• What?!?  I mean…what?  WHAT!!??!!  I don’t even…what…  For all the things that King altered, this is by far the most mind-boggling.  Look how forced Bane’s sentiment is in order to match up with Bruce’s.  It also doesn’t make any sense.  Bane doesn’t have some deep set desire to fight crime!?!  Really, Bane’s primary motivation is to conquer fear.  Fear is the only thing that stands in his way.  As Batman basically embodied fear, defeating him was the final physical hurdle Bane needed in order to prove to himself that he was without fear and banish that last shred of mental doubt.
  • Bane wanted to become a crime lord, so maybe one could say that you become master of other criminals by conquering them.  But the way it’s set up in King’s story, Bane is conquering them for…his parents?  Ok, that’s just goofy.
  •   According to King’s breakdown, this is when Bane escapes (I guess)…by kicking a hole in the wall.  A wall that was under sea-level!  But…isn’t that supposed to be the sky?  What’s going on?  Ok, so Bane escapes, then has experiments done on him…and then conquers the prison.  I…whatever.

I know that some people will say, “Well, it is King’s version, so none of that applies.”  And you are perfectly well within your rights to believe such a thing.  While I agree that a couple of those points were simply me objecting to alterations, other points are detrimental to the character’s core.  King’s approach is basically setting up Bane as another Anti-Batman.  We have dozens upon dozens of Anti-Batmen.  We don’t need another.  Turning Bane into that is jettisoning his uniqueness.  Let Bane be himself.  Forcing mommy issues on Bane was just painful for me to read, and even worse when I realized it was done to fulfill some arbitrary need King had.  It’s not done for a real reason like the natural evolution or progression of the character.  But simply because that’s what King wanted to do.  It’s just something different, because…why not.

I wish I could say those were my only problems with the story, but it doesn’t end there.  Take a look at this:

Bruce is talking to his Mother.  And not in a symbolic kind of way.  Like, the way it’s written, I can’t read it any other way than Bruce just went nuts and really thinks he is talking to his Mom.  It’s just so weird and off-putting.  Bane does the same thing in his King scenes, and while I know that in the original story Bane didn’t do that, I’m more forgiving seeing Bane do it than I am seeing Bruce do it.  Bane was shut up in that cell of his for 10 years.  He went a little bonkers.  The idea of him talking with people who aren’t there is a lot easier for me to swallow than the thought of Bruce Wayne doing it.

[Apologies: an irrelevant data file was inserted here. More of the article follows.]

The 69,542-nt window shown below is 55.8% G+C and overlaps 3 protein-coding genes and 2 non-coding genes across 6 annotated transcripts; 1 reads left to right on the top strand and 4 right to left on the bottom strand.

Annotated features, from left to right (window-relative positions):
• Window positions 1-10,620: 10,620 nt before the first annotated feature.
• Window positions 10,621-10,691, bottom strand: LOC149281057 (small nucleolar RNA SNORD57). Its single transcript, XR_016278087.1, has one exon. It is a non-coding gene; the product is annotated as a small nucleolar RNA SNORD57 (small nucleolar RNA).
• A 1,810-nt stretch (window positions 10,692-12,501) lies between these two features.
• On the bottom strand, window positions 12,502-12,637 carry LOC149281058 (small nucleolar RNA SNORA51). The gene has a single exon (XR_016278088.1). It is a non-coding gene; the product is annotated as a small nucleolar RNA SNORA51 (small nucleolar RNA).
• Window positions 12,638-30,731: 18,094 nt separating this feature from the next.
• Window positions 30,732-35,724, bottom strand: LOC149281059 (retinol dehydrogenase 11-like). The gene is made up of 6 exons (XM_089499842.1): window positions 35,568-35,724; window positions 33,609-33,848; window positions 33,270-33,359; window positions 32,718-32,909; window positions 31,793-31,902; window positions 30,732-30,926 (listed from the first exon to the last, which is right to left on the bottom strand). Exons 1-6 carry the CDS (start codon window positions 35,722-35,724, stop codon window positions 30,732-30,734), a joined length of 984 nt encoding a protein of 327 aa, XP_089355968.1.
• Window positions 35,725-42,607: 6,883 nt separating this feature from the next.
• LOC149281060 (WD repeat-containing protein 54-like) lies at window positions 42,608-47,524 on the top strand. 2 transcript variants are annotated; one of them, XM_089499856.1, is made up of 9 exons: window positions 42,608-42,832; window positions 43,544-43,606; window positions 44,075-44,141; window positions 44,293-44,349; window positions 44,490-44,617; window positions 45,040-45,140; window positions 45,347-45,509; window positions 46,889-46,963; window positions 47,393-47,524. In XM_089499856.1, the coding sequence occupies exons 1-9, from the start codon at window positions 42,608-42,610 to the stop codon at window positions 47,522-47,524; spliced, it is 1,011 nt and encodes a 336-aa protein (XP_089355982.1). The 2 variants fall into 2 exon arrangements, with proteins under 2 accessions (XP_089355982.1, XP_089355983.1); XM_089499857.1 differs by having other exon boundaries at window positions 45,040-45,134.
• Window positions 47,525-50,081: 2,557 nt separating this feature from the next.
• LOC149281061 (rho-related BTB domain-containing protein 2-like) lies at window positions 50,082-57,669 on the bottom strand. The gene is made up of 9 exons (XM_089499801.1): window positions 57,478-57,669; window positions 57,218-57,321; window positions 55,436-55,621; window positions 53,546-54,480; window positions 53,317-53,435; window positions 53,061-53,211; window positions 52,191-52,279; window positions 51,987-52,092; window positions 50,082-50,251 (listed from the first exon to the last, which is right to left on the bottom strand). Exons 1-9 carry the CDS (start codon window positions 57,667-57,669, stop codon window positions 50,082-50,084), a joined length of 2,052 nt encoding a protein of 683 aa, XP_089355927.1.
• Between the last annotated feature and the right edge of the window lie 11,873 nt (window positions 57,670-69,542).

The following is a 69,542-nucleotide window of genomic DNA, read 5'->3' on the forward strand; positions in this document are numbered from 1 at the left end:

I think the only thing I actually liked about the plot was all the fighting, and Bane’s rant during their scuffle.  The fight isn’t at all over-the-top, and just shows two guys duking-it-out, which is all I think it really should be.  While it was very one-sided, which didn’t make me ecstatic, there is an unexpected twist that made it much more tolerable once revealed…to a certain point.

SHOW SPOILER ▼

While I wasn’t a huge fan of the story itself, the art was excellent.  In particular, I really enjoyed this:

A simple set of sequential panels.  First we have darkness, then a lightning bolt illuminates the area revealing Batman.  Back to darkness, and with a second lightning bolt, we see he is gone.  That is simply  beautiful visual storytelling.

Interesting Facts:

  • Batman: Year One.  The tree kicking scene.

Recommended if…

  • You want to see King’s take unnecessary modifications to Bane’s origin.
  • You enjoy David Finch’s artwork.
  • You like simple, yet engaging, fight scenes.

Overall:

King never ceases to amaze me, and I mean that in both senses of the phrase.  Two weeks ago, I was applauding him and this week I’m facepalming.  I seriously never know what to expect from the man.  The majority of my problems with this issue come from King trying to alter Bane’s origin (Remember, if it isn’t broke, don’t try and fix it.)  But it gets a little more groan worthy as King attempts to force a parallel and connection between Bruce and Bane that is a stretch at best.  I can see how someone who hasn’t read Bane’s actual origin story would find this completely appropriate.  I also can’t deny that additional effort was obviously put forth to generate the composition of the parallels.  In that sense, I’d have to give the team an “A” for effort as they obviously put more thought into this story than some previous ones.  It’s also got some great art and a pretty grounded fight scene, but other than that, I found it severely lacking.  As long as I get a descent fight scene in the next two issues where both combatants actually participate, I’ll consider the “I AM BANE” arc worthwhile.  But as it currently stands, I can’t give this book a genuine recommendation.  Now, go read Chuck Dixon and Graham Nolan’s “Batman: Vengeance of Bane”.

SCORE: 5.5 / 10